4. Will your government move forward with Niagara to GTA transportation corridor? If so, will you commit to voting against any option that impacts the Niagara Escarpment?

    In the run-up to the 2011 election, Ontario Liberals promised that they would not be moving forward with the NGTA highway. Less than a year later, local officials discovered that the Ministry of Transportation had simply relocated the escarpment-crossing segment of the highway, and continued to plan the highway in defiance of the clear and repeated opinion of the residents and leaders of Halton Region. That approach is disrespectful and deceptive and I have argued the Region’s case directly to the Minister of Transportation. Ontario PC leader Tim Hudak has proposed a new highway corridor running from Hamilton International Airport to the Peace Bridge at Fort Erie. I have consistently and repeatedly expressed my position against any new highway crossing through Halton – especially any option that would cut through the Niagara Escarpment – and I will continue to do so.

  5. Halton Region requests funding sources that support the recovery and collection of growth related costs to ensure that Halton’s taxpayers do not bear the financial impacts of growth. What will your government do to ensure this?

    Progressive, density-minded development will help ease the financial impact of population growth. The Planning Act gives municipalities policy tools like Sections 37 and 42 of the act ¬that can be used to better meet growth targets described in the Provincial Growth Plan. It is important that we dedicate ourselves to sustainable growth to ensure long-term prosperity. As part of that, Ontario PCs would commit to changing Ontario’s arbitration system, so that labour deals for police, fire and city employees take into account municipalities’ ability to pay. This is in keeping with the Ontario PCs’ Public Sector Capacity to Pay Act – endorsed by the Association of Municipalities Ontario (AMO), welcomed by the Large Urban Mayor’s Caucus of Ontario (LUMCO) and in line with concerns voiced by mayors across this province including Burlington Mayor Rick Goldring. That Public Sector Capacity to Pay Act was ultimately defeated by the Liberal-NDP voting bloc, but it remains a priority of Ontario PCs. It comes down to fairness and openness: We believe that taxpayers deserve to see how decisions are arrived at and how those decisions impact their community.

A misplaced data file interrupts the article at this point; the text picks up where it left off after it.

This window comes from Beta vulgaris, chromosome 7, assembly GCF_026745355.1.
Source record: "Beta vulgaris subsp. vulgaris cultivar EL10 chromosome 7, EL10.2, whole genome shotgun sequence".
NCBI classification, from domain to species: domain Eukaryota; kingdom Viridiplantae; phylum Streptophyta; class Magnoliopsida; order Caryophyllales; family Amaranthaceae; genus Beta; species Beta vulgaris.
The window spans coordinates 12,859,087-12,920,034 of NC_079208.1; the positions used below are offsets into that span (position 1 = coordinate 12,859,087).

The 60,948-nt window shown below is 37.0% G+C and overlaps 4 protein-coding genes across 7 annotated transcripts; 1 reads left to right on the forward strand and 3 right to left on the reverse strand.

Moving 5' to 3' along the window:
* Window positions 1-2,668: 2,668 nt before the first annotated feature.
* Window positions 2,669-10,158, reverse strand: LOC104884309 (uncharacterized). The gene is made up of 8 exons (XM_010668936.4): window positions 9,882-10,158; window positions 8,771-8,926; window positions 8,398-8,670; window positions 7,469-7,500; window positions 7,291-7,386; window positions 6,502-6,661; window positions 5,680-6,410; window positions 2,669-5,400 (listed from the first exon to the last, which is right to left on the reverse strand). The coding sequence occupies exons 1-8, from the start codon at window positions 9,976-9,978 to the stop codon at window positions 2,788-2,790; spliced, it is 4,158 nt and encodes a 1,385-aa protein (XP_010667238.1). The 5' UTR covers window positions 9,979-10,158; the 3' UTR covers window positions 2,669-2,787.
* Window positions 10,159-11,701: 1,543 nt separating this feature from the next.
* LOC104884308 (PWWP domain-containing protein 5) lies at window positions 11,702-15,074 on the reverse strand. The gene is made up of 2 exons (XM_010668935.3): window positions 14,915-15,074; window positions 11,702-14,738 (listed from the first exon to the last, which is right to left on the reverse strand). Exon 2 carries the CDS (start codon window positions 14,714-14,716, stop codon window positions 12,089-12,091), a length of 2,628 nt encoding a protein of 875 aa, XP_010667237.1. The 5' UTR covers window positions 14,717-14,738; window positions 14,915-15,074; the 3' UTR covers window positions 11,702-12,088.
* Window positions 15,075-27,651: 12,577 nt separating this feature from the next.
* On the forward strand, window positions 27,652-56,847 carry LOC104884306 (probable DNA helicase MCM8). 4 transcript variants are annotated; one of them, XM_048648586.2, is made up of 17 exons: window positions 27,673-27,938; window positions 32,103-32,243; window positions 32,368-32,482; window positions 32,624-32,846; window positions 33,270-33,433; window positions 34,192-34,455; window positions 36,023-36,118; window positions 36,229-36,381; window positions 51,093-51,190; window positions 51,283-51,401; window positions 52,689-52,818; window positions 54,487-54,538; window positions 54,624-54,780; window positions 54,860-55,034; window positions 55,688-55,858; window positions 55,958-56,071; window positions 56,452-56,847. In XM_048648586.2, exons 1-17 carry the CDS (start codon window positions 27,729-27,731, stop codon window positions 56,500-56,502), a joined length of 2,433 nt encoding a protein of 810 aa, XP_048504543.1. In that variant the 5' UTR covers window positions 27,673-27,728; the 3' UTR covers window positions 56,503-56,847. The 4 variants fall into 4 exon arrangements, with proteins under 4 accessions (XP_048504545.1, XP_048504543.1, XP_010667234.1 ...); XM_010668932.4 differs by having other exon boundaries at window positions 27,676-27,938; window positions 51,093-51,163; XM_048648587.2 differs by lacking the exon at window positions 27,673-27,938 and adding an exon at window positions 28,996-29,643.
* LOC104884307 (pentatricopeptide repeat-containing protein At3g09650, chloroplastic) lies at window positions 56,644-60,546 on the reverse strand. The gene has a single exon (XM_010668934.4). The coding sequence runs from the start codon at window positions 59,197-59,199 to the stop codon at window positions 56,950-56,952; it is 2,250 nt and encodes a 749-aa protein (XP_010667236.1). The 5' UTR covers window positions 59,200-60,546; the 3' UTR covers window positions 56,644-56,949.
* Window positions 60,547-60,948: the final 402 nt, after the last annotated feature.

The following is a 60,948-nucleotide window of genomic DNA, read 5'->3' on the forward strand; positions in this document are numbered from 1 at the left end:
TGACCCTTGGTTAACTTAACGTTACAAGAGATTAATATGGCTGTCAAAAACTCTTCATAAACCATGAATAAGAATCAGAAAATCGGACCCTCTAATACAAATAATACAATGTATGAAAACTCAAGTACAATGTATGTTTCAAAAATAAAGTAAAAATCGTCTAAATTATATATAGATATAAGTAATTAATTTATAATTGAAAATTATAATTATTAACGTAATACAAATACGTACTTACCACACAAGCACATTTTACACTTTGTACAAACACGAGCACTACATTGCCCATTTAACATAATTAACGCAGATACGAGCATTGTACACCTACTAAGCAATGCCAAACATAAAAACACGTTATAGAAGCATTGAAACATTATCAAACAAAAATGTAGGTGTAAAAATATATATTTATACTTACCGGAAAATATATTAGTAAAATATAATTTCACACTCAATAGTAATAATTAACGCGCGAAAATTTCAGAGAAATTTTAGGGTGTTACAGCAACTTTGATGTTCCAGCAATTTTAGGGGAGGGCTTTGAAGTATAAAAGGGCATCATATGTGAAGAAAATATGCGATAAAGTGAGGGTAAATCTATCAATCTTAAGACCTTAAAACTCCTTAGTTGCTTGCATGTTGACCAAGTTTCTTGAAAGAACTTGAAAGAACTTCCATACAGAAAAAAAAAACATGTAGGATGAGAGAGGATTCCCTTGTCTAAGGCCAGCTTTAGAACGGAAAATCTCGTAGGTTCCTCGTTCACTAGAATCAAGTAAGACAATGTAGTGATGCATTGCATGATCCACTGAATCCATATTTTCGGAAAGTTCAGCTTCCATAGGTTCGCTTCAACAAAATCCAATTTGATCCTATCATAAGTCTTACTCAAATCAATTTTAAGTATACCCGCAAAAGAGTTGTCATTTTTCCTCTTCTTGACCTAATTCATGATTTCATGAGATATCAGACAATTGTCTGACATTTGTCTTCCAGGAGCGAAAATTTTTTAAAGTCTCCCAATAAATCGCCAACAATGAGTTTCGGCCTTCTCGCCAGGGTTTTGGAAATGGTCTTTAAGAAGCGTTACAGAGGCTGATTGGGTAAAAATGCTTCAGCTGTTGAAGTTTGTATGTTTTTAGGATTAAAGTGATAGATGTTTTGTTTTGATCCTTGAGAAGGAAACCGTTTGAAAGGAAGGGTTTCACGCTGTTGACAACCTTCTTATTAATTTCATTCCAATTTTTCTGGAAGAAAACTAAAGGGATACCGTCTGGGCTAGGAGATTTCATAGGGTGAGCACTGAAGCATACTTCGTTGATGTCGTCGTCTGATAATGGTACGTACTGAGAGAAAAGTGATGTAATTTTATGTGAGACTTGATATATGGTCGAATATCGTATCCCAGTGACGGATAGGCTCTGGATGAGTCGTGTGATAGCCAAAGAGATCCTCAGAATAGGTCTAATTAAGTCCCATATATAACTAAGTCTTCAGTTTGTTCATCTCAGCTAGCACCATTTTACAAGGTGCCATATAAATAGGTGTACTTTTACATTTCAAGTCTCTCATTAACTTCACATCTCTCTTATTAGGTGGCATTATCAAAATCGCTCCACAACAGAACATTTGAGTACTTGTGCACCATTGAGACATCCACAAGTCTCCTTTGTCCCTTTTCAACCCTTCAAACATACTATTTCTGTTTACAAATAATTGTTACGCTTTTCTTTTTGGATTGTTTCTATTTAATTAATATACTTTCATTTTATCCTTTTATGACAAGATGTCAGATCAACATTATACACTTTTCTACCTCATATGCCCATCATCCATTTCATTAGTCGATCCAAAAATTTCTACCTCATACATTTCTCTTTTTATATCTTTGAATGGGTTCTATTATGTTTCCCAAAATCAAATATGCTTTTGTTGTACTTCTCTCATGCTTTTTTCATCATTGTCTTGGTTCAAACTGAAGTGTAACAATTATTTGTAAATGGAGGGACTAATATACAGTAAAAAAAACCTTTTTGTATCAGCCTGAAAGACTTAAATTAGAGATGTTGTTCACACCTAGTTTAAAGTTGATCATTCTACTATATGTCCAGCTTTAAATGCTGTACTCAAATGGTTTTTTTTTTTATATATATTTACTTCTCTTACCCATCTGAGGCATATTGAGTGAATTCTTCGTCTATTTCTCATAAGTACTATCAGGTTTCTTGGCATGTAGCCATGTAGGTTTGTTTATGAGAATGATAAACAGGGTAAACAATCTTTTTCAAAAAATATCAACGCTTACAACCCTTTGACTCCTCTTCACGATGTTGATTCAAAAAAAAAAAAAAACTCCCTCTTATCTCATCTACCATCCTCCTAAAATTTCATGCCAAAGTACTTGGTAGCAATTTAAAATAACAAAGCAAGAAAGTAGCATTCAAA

6. Changes to the Development Charges (DC) Act is necessary to recover growth costs, including: include all services funded by a municipality in the Act, remove the 10 per cent discount for all services, replace the 10 year advantage historic service limits with a service level that is forward looking, remove mandatory exemptions. Will your party amend the DC Act to ensure that taxpayers are not burdened with the costs of growth?

    Elimination of the 10% discount has been proposed by a number of councils like Halton Region. Municipalities want improved ability to recover all capital costs for services, and pay for vital infrastructure by doing so. Developers and contractors want increased accountability and transparency as well. Including all municipally funded services in development charges is an ambitious target, but reforms such as these have been proposed for the last few years and more have been expressed as part of the recent review of the Development Charges Act. It is important that legislators revisit the Act to ensure that the system serves the diverse needs of our communities and supports sustainable growth.
  7. Halton Region invests $26 million annually to provide assisted housing options for low income residents and we have had an increase of 894 in affordable/assisted housing units since 2007. What long term funding commitments will you and your government make to create real and affordable housing solutions in Halton?